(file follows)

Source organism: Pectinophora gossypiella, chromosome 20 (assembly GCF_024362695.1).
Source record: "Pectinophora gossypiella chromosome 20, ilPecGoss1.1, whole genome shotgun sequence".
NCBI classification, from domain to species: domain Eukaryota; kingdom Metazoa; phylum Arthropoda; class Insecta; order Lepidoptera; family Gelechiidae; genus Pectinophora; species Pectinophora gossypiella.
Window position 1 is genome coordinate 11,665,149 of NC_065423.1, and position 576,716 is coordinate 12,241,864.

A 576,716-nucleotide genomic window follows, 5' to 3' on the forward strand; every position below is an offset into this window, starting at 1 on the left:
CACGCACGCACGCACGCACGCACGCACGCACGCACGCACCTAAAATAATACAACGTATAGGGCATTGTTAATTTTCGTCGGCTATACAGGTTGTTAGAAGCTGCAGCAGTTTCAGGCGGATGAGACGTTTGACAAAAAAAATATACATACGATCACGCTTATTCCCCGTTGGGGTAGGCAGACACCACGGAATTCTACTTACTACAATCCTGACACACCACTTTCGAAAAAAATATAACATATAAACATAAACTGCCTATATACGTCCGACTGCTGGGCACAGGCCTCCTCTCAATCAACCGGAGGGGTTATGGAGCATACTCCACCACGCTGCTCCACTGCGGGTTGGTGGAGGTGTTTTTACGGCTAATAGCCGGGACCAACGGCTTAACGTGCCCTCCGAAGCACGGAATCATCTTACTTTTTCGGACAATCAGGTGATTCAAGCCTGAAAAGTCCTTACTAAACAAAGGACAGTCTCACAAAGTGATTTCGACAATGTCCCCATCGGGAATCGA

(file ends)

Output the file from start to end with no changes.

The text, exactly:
Source organism: Pectinophora gossypiella, chromosome 20 (assembly GCF_024362695.1).
Source record: "Pectinophora gossypiella chromosome 20, ilPecGoss1.1, whole genome shotgun sequence".
NCBI classification, from domain to species: domain Eukaryota; kingdom Metazoa; phylum Arthropoda; class Insecta; order Lepidoptera; family Gelechiidae; genus Pectinophora; species Pectinophora gossypiella.
Window position 1 is genome coordinate 11,665,149 of NC_065423.1, and position 576,716 is coordinate 12,241,864.

A 576,716-nucleotide genomic window follows, 5' to 3' on the forward strand; every position below is an offset into this window, starting at 1 on the left:
CACGCACGCACGCACGCACGCACGCACGCACGCACGCACCTAAAATAATACAACGTATAGGGCATTGTTAATTTTCGTCGGCTATACAGGTTGTTAGAAGCTGCAGCAGTTTCAGGCGGATGAGACGTTTGACAAAAAAAATATACATACGATCACGCTTATTCCCCGTTGGGGTAGGCAGACACCACGGAATTCTACTTACTACAATCCTGACACACCACTTTCGAAAAAAATATAACATATAAACATAAACTGCCTATATACGTCCGACTGCTGGGCACAGGCCTCCTCTCAATCAACCGGAGGGGTTATGGAGCATACTCCACCACGCTGCTCCACTGCGGGTTGGTGGAGGTGTTTTTACGGCTAATAGCCGGGACCAACGGCTTAACGTGCCCTCCGAAGCACGGAATCATCTTACTTTTTCGGACAATCAGGTGATTCAAGCCTGAAAAGTCCTTACTAAACAAAGGACAGTCTCACAAAGTGATTTCGACAATGTCCCCATCGGGAATCGA